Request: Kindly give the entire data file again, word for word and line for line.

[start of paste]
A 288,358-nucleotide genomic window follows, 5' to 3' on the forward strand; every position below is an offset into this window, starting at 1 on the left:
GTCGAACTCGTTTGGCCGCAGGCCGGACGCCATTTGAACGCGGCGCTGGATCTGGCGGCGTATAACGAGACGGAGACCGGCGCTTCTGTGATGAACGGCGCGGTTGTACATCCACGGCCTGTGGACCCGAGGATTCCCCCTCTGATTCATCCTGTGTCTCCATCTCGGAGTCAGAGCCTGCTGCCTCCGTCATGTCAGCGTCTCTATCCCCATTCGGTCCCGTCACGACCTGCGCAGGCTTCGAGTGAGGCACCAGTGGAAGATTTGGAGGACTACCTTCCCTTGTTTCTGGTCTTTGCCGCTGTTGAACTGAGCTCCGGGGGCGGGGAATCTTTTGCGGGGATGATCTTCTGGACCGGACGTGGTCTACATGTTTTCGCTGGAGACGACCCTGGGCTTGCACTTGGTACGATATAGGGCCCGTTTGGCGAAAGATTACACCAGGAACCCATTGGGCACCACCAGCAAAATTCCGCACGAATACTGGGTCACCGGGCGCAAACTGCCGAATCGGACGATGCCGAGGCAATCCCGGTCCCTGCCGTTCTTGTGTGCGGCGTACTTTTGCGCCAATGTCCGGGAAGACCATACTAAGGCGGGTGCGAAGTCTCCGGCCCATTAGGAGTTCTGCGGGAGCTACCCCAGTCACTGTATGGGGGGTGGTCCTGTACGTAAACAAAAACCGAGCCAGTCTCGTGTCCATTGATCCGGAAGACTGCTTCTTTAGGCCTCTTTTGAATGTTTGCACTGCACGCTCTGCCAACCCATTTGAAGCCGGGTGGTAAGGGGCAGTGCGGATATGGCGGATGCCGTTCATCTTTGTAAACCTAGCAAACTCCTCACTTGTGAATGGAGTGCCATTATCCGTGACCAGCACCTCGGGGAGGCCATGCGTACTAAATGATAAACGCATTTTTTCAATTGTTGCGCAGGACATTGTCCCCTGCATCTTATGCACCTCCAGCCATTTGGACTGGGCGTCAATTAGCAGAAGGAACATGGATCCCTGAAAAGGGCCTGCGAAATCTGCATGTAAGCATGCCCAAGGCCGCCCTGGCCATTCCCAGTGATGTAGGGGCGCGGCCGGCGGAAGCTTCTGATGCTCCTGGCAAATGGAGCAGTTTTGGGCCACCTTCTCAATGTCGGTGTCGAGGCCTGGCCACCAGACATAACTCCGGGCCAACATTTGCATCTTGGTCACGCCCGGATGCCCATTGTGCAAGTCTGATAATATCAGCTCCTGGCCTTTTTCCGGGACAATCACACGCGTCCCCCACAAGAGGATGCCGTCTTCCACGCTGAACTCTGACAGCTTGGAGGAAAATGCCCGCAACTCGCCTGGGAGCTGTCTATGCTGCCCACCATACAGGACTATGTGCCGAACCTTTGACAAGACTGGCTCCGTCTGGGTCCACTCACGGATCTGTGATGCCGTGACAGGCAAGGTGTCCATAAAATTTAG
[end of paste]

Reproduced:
A 288,358-nucleotide genomic window follows, 5' to 3' on the forward strand; every position below is an offset into this window, starting at 1 on the left:
GTCGAACTCGTTTGGCCGCAGGCCGGACGCCATTTGAACGCGGCGCTGGATCTGGCGGCGTATAACGAGACGGAGACCGGCGCTTCTGTGATGAACGGCGCGGTTGTACATCCACGGCCTGTGGACCCGAGGATTCCCCCTCTGATTCATCCTGTGTCTCCATCTCGGAGTCAGAGCCTGCTGCCTCCGTCATGTCAGCGTCTCTATCCCCATTCGGTCCCGTCACGACCTGCGCAGGCTTCGAGTGAGGCACCAGTGGAAGATTTGGAGGACTACCTTCCCTTGTTTCTGGTCTTTGCCGCTGTTGAACTGAGCTCCGGGGGCGGGGAATCTTTTGCGGGGATGATCTTCTGGACCGGACGTGGTCTACATGTTTTCGCTGGAGACGACCCTGGGCTTGCACTTGGTACGATATAGGGCCCGTTTGGCGAAAGATTACACCAGGAACCCATTGGGCACCACCAGCAAAATTCCGCACGAATACTGGGTCACCGGGCGCAAACTGCCGAATCGGACGATGCCGAGGCAATCCCGGTCCCTGCCGTTCTTGTGTGCGGCGTACTTTTGCGCCAATGTCCGGGAAGACCATACTAAGGCGGGTGCGAAGTCTCCGGCCCATTAGGAGTTCTGCGGGAGCTACCCCAGTCACTGTATGGGGGGTGGTCCTGTACGTAAACAAAAACCGAGCCAGTCTCGTGTCCATTGATCCGGAAGACTGCTTCTTTAGGCCTCTTTTGAATGTTTGCACTGCACGCTCTGCCAACCCATTTGAAGCCGGGTGGTAAGGGGCAGTGCGGATATGGCGGATGCCGTTCATCTTTGTAAACCTAGCAAACTCCTCACTTGTGAATGGAGTGCCATTATCCGTGACCAGCACCTCGGGGAGGCCATGCGTACTAAATGATAAACGCATTTTTTCAATTGTTGCGCAGGACATTGTCCCCTGCATCTTATGCACCTCCAGCCATTTGGACTGGGCGTCAATTAGCAGAAGGAACATGGATCCCTGAAAAGGGCCTGCGAAATCTGCATGTAAGCATGCCCAAGGCCGCCCTGGCCATTCCCAGTGATGTAGGGGCGCGGCCGGCGGAAGCTTCTGATGCTCCTGGCAAATGGAGCAGTTTTGGGCCACCTTCTCAATGTCGGTGTCGAGGCCTGGCCACCAGACATAACTCCGGGCCAACATTTGCATCTTGGTCACGCCCGGATGCCCATTGTGCAAGTCTGATAATATCAGCTCCTGGCCTTTTTCCGGGACAATCACACGCGTCCCCCACAAGAGGATGCCGTCTTCCACGCTGAACTCTGACAGCTTGGAGGAAAATGCCCGCAACTCGCCTGGGAGCTGTCTATGCTGCCCACCATACAGGACTATGTGCCGAACCTTTGACAAGACTGGCTCCGTCTGGGTCCACTCACGGATCTGTGATGCCGTGACAGGCAAGGTGTCCATAAAATTTAG